What’s So Sinful About a Census and Why Was Israel Punished for Something David Did?

Today I want to return to a reading from last week’s Mass. In that reading (from 2 Samuel 24) we hear the story of how King David ordered a census to be taken. Joab, David’s general, strongly cautioned the King against it, but David insisted. When the census had been completed, the Prophet Gad informed David of God’s anger and of His intention to punish David and all Israel. God offered David his choice of punishments: a three-year famine, three months of military fighting from Israel’s enemies, or three days of pestilence. David chose the pestilence, figuring that it was better to fall by God’s hand than an enemy’s. About 70,000 people died during those three days.

This raises two central questions:

  1. What’s wrong with a census?
  2. Why was Israel punished for something David did?

What’s wrong with a census? – The first explanation can be found by focusing David’s lack of trust. God had called David to trust in Him—not in man, not in numbers. We have a tendency to rely too much on numbers, thinking that something is good, or right, or successful based on how many people attended or how many supported our cause or view. Of this tendency we must be very careful. Is our power or rightness rooted in numbers, in popularity, in profit, or in God? In counting his people, David seems to be seeking confidence in numbers rather than God; this is a sin.

David may also be guilty of pride. It could well be that he considered with pride the fact that he had amassed such a large number of people in reuniting Israel and Judah, in conquering the Philistines, the Hittites, and others. Taking a census was perhaps a way of flattering himself, of making a name for himself. The numbers are quite impressive—so impressive in fact that we moderns doubt them: 800,000 men fit for military service in Israel and 500,000 in Judah. Including women, children, and those men too old or frail for service, would probably bring the number closer to 5 million people. Such a figure seems unlikely number and is a source of great debate among biblical scholars about biblical enumeration. That debate is too much to handle in this post, but may be a topic for future discussion. For now, let’s simply say that David ruled over a populous nation; his taking of a census likely indicates that he was proud of his accomplishment and wanted it acknowledged by his contemporaries and recorded in the annals of history: David, King of multitudes!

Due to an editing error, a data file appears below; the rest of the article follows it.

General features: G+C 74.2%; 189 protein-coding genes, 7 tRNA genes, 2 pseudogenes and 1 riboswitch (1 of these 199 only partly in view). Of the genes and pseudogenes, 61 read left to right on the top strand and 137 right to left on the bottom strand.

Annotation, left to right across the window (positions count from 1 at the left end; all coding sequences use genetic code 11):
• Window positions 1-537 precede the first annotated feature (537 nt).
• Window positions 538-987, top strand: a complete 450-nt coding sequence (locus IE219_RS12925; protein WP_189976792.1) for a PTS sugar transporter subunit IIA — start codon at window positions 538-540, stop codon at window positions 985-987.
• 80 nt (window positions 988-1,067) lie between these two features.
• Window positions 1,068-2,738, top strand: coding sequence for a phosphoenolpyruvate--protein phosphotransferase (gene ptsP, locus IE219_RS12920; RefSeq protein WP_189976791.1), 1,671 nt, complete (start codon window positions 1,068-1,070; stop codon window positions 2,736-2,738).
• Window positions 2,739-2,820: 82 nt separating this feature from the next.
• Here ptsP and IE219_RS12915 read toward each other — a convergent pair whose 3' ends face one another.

Others point out the sinfulness of counting God’s people. These are not David’s people to enumerate; they are God’s. Because counting hints at accomplishment and control, David sins in trying to know a number that is none of his business. This is a number that is for God alone to know, for He numbers His people and calls them by name (cf Gen 15:15).

A final area of sinfulness surrounds the manner in which a census can be and often is used as an oppressive tool of government. The census provides David with the number of men “fit for military service.” In the ancient world, a census was often a tool for military draft. It was also a basis for exacting taxes. Finally, kings used it to measure their power and to manipulate and coerce based on that power. Even in our own time, the taking of the official U.S. census every ten years is often surrounded by power struggles, gerrymandering, tax policy changes, spending priorities, and the pitting of certain ethnic and racial groups against one another. A lot of troubles can be tied back to the census; numbers are powerful things. Those that have “the numbers” get seats at the table while those who do not have to wait outside. In amassing numbers, David increases his power and his ability to manipulate the people in sinful and/or unjust ways.

The taking of a census is not necessarily morally neutral. While there may be legitimate reasons for a country to collect this information, it can be used in sinful or unjust ways and can lead to power struggles. With this in mind we can see why the military commander Joab may have advised David against taking a census.

Exactly where David’s sin lay—a lack of trust, pride, acting as if they were his people rather than God’s, amassing power, or in some combination of all these things—is not made clear in the text. God is clear though in letting David know that he has sinned and seriously so. This leads to a second and more difficult question.

Why was Israel punished for something David did? As an opening disclaimer we ought to admit that there are some mysterious aspects of this incident and we may not be able to know the answer fully. All we can do is to offer some speculation. Let’s look at a few thoughts as to why all of Israel was punished.